State Attorney General Threatens Oregon City Mayor With Legal Action If He Violates Governor’s Stay-Home Order

“In addition to putting your residents’ health at risk, you may be placing them in legal jeopardy.”

Oregon Attorney General Ellen Rosenblum sent a letter Friday threatening legal action against Oregon City Mayor Dan Holladay if he followed through with talk of reopening the city's businesses before Gov. Kate Brown lifts the statewide stay-home order.

"I send this letter in the hope that you will reconsider your approach without the need for more formal action. I remind you that there are significant legal repercussions for violating the governor's order," says the letter, which was obtained by WW. "You do not have the authority to override the governor's executive order.… So, in addition to putting your residents' health at risk, you may be placing them in legal jeopardy."

The letter was first reported on by the Canby Now Podcast. It says Rosenblum would consider both civil and criminal penalties if Holladay authorized the reopening of Oregon City businesses without the governor's permission. (Disclosure: Rosenblum is married to the co-owner of WW's parent company.)

Holladay tells WW he hadn't made any concrete plans to reopen Oregon City businesses, but that he had spoken to business owners and mayors across the state about the prospect of doing so. However, after a mayors' consortium meeting Thursday, Holladay says, he decided he would abide by the governor's stay-home order and that he was caught off guard when, the next day, he received the letter threatening legal action.

"I think it was the nuclear option," Holladay says. "I just think it could have been handled with a phone call or an email."

Oregon City commissioners held a special meeting Sunday in which they rebuked Holladay and reaffirmed their support of Brown's order.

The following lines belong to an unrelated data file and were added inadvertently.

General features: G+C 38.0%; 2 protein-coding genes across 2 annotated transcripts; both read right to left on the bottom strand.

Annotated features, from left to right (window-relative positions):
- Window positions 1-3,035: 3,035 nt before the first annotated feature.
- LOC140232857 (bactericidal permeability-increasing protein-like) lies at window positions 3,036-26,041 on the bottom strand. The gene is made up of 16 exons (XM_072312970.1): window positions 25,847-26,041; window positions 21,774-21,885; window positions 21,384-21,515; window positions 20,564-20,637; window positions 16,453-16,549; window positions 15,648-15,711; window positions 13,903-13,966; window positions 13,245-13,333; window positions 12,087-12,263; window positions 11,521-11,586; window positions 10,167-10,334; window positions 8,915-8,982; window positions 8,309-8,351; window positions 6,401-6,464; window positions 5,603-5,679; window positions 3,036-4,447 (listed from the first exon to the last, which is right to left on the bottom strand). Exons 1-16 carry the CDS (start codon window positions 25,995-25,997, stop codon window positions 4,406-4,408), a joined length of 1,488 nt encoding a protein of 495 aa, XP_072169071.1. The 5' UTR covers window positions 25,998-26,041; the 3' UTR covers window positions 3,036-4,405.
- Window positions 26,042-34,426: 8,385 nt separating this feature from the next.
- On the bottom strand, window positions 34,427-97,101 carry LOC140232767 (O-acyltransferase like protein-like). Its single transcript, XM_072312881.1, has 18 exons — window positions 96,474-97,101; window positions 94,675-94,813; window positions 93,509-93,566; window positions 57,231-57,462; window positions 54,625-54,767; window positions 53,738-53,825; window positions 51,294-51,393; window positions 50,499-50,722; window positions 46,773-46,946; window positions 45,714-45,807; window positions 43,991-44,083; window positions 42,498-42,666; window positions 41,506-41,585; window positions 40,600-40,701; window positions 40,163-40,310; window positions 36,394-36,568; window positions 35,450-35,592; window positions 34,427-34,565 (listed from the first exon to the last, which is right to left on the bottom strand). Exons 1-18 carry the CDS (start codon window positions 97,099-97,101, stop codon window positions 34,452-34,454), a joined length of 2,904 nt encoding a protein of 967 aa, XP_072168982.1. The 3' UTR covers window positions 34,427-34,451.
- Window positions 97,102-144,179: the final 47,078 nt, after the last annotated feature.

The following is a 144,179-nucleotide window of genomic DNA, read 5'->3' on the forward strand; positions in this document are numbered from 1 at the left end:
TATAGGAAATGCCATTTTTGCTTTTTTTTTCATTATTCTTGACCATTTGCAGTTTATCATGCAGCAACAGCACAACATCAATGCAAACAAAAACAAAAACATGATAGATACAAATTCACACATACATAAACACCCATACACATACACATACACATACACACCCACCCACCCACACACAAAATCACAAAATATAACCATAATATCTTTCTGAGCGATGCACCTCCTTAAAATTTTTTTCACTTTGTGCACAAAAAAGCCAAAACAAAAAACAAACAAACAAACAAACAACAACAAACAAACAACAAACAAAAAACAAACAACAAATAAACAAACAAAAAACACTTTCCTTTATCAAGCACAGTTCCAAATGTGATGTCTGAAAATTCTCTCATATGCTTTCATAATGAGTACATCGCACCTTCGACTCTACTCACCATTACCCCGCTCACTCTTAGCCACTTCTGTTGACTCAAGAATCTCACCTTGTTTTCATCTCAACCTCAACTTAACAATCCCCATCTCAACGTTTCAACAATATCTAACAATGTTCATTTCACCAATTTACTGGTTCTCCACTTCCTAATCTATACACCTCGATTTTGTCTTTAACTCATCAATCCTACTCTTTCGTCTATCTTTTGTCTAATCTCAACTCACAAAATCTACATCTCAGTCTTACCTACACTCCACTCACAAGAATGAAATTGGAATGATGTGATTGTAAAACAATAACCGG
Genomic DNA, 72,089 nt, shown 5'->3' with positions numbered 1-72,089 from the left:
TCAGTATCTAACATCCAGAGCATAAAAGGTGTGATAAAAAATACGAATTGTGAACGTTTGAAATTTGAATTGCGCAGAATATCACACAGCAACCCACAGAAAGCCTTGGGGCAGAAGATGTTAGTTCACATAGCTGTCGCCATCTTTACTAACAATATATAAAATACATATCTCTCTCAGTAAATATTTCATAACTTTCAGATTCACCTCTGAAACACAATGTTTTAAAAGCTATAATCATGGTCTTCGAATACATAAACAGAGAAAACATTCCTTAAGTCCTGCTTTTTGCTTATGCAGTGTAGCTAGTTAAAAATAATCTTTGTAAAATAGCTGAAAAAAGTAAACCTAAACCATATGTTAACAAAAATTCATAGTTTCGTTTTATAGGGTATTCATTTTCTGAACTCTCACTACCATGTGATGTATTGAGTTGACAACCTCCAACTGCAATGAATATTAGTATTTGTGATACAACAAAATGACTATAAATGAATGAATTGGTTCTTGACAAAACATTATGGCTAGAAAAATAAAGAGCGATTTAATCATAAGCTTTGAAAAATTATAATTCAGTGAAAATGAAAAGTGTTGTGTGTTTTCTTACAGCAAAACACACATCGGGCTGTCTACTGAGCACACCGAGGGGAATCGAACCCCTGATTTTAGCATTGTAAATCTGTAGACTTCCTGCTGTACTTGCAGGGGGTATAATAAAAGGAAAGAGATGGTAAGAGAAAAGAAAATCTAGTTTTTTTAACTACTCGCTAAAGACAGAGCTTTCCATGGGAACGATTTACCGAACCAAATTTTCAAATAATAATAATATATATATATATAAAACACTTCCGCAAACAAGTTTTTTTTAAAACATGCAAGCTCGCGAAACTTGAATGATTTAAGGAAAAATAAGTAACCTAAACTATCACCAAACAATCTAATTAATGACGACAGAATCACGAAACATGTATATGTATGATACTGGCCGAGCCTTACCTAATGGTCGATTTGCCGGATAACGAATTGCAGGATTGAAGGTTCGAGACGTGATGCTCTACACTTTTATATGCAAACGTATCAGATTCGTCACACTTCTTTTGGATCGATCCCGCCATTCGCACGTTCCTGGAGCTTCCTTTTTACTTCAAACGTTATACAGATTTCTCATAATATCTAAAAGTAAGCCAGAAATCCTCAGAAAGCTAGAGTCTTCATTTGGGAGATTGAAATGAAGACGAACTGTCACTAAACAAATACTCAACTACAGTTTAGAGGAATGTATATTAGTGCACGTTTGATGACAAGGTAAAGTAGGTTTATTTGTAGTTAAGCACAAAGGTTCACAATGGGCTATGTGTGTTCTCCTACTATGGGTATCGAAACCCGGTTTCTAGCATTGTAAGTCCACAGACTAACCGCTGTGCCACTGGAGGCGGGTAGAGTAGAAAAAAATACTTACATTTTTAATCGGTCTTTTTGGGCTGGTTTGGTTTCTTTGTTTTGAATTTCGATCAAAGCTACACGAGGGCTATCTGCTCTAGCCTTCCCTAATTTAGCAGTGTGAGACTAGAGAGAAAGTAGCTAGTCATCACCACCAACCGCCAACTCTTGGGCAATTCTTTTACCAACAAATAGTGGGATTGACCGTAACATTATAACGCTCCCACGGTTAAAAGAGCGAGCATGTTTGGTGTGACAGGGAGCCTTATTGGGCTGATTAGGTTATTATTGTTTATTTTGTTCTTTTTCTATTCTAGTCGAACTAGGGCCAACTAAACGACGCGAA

"In addition, the commission clarified that any discussions or meetings held, or directives issued, by a single member of the commission is not the will of the commission or the policy of the city," Oregon City commissioners said in a press release Sunday evening.

Commissioners, as well as Holladay, voted 5-0 in support of the governor's order during Sunday's special meeting.

Holladay tells WW he doesn't intend to undermine the governor's authority. But he personally thinks the state is moving too slowly to reopen businesses.

"If hospitals are going back to work, I'm not sure why it is that restaurants and other small businesses can't be expected to open safely. I don't see the danger that we thought there was four or five weeks ago," Holladay says, adding that he thinks COVID-19 has "run its course" in Oregon.

"And there's only been a handful of cases across the entire country where someone under 18 has gotten sick," he said. "So why are schools still closed? Why are playgrounds closed? Viruses don't do well in the sunshine even in the best of times."

Brown issued the statewide stay-home order March 24, and it appears that Oregon's aggressive measures averted 70,000 COVID-19 infections, new data from the Institute of Disease Modeling in Bellevue, Wash., shows. The modeling warned, however, that loosening social distancing regulations could lead to another spike in cases, as WW previously reported.

Brown has said she'll consider reopening the state in stages, starting in rural counties in the east of the state, where few cases of COVID-19 have been transmitted and sheltering in place is more difficult.

But agitation to reopen businesses is emerging in Clackamas County, which has long been the metro-area county least comfortable with Portland values.

Mayor Stan Pulliam of Sandy told KATU-TV that he is worried about the impact the stay-home order is having on local businesses, and that the decision to reopen should be made by local governments rather than the state.

As of Sunday evening, 2,311 people in Oregon have tested positive for COVID-19, and 91 have died from the virus. More than 200 of those cases, and six deaths, are in Clackamas County.

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